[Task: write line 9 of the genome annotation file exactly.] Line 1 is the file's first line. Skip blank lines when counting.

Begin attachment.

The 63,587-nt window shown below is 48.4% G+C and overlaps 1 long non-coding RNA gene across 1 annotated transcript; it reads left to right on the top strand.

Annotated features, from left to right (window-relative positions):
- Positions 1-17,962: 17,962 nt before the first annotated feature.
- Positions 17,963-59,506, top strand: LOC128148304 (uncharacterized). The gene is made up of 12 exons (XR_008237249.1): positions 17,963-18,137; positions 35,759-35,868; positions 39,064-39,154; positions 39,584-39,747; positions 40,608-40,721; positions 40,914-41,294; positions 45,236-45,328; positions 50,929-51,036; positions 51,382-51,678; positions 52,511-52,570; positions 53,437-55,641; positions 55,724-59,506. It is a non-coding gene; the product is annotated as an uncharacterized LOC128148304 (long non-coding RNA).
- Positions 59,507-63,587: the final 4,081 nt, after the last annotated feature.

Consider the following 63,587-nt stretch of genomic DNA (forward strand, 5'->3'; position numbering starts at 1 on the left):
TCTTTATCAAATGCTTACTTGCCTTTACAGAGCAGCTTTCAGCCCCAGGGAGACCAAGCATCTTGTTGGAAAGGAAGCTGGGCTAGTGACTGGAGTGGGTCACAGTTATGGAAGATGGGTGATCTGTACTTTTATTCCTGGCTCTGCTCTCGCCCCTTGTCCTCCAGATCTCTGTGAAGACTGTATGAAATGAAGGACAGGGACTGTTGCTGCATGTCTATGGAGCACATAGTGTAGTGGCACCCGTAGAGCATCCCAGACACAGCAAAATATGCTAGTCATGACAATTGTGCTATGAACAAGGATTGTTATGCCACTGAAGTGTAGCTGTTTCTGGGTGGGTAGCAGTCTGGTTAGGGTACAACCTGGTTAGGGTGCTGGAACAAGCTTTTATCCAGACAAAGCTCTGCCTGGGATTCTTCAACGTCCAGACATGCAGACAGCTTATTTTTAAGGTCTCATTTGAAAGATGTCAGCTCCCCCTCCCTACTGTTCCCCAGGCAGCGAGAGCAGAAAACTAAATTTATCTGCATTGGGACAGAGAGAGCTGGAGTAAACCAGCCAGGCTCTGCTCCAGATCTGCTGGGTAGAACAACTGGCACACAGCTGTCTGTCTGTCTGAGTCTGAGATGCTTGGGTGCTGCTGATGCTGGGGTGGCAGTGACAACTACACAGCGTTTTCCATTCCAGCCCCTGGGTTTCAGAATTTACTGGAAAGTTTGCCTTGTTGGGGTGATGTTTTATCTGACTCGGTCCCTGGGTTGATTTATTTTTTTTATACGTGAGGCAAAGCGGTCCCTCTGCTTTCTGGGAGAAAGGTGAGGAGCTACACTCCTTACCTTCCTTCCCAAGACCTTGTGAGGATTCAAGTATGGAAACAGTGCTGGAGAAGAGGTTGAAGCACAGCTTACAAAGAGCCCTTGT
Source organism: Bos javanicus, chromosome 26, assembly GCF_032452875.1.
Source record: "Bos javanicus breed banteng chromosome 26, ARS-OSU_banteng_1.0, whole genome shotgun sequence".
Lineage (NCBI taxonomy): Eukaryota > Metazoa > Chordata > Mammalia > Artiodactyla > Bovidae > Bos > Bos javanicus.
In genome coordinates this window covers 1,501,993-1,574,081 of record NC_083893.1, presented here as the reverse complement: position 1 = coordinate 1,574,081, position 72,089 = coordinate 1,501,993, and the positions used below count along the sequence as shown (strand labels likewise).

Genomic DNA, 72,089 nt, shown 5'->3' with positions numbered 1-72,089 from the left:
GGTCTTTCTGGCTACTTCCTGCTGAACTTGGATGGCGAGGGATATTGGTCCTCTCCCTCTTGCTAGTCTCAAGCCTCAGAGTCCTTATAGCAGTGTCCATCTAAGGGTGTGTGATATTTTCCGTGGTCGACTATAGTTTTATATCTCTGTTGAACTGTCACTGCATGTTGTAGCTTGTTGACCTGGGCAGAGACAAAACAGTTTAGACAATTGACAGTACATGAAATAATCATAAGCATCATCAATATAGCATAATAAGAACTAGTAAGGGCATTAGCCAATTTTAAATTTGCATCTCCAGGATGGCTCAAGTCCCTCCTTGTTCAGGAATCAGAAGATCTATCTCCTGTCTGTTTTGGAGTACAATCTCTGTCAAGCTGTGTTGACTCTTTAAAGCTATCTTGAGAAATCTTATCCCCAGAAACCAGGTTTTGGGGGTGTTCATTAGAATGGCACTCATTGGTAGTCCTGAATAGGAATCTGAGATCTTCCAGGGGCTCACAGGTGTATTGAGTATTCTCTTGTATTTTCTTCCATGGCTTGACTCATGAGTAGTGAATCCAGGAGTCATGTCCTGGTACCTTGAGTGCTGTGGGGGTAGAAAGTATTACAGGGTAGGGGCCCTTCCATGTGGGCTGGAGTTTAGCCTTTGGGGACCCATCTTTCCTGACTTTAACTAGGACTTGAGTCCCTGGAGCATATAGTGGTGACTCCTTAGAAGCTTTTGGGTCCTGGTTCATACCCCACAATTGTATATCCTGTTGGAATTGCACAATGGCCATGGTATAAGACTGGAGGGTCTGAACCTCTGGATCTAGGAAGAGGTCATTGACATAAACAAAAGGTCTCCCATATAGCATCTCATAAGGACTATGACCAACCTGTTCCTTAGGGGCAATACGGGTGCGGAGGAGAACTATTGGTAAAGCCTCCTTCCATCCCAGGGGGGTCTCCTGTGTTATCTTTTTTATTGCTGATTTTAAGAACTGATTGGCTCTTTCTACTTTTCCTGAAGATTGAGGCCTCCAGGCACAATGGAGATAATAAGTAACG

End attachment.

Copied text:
Source record: "Bos javanicus breed banteng chromosome 26, ARS-OSU_banteng_1.0, whole genome shotgun sequence".